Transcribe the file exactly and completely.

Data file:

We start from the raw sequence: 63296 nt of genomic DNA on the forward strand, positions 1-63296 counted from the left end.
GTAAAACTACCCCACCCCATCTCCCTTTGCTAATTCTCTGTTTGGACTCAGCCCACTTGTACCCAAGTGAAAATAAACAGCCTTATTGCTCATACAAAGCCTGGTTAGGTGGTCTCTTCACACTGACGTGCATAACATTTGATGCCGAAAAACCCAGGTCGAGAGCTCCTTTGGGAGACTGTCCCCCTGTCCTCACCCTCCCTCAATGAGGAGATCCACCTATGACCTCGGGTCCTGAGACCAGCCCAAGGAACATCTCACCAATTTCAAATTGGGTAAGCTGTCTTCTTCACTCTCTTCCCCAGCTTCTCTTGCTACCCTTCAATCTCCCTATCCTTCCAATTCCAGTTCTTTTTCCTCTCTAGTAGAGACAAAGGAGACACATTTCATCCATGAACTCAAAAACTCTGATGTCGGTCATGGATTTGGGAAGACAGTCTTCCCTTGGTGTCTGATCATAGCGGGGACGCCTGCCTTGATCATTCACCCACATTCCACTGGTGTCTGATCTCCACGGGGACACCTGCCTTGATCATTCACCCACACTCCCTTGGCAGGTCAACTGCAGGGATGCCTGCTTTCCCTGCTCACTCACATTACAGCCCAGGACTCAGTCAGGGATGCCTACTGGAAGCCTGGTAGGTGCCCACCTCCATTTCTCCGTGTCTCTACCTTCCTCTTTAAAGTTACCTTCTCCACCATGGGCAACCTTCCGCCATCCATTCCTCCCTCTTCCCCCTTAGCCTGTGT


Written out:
We start from the raw sequence: 63296 nt of genomic DNA on the forward strand, positions 1-63296 counted from the left end.
GTAAAACTACCCCACCCCATCTCCCTTTGCTAATTCTCTGTTTGGACTCAGCCCACTTGTACCCAAGTGAAAATAAACAGCCTTATTGCTCATACAAAGCCTGGTTAGGTGGTCTCTTCACACTGACGTGCATAACATTTGATGCCGAAAAACCCAGGTCGAGAGCTCCTTTGGGAGACTGTCCCCCTGTCCTCACCCTCCCTCAATGAGGAGATCCACCTATGACCTCGGGTCCTGAGACCAGCCCAAGGAACATCTCACCAATTTCAAATTGGGTAAGCTGTCTTCTTCACTCTCTTCCCCAGCTTCTCTTGCTACCCTTCAATCTCCCTATCCTTCCAATTCCAGTTCTTTTTCCTCTCTAGTAGAGACAAAGGAGACACATTTCATCCATGAACTCAAAAACTCTGATGTCGGTCATGGATTTGGGAAGACAGTCTTCCCTTGGTGTCTGATCATAGCGGGGACGCCTGCCTTGATCATTCACCCACATTCCACTGGTGTCTGATCTCCACGGGGACACCTGCCTTGATCATTCACCCACACTCCCTTGGCAGGTCAACTGCAGGGATGCCTGCTTTCCCTGCTCACTCACATTACAGCCCAGGACTCAGTCAGGGATGCCTACTGGAAGCCTGGTAGGTGCCCACCTCCATTTCTCCGTGTCTCTACCTTCCTCTTTAAAGTTACCTTCTCCACCATGGGCAACCTTCCGCCATCCATTCCTCCCTCTTCCCCCTTAGCCTGTGT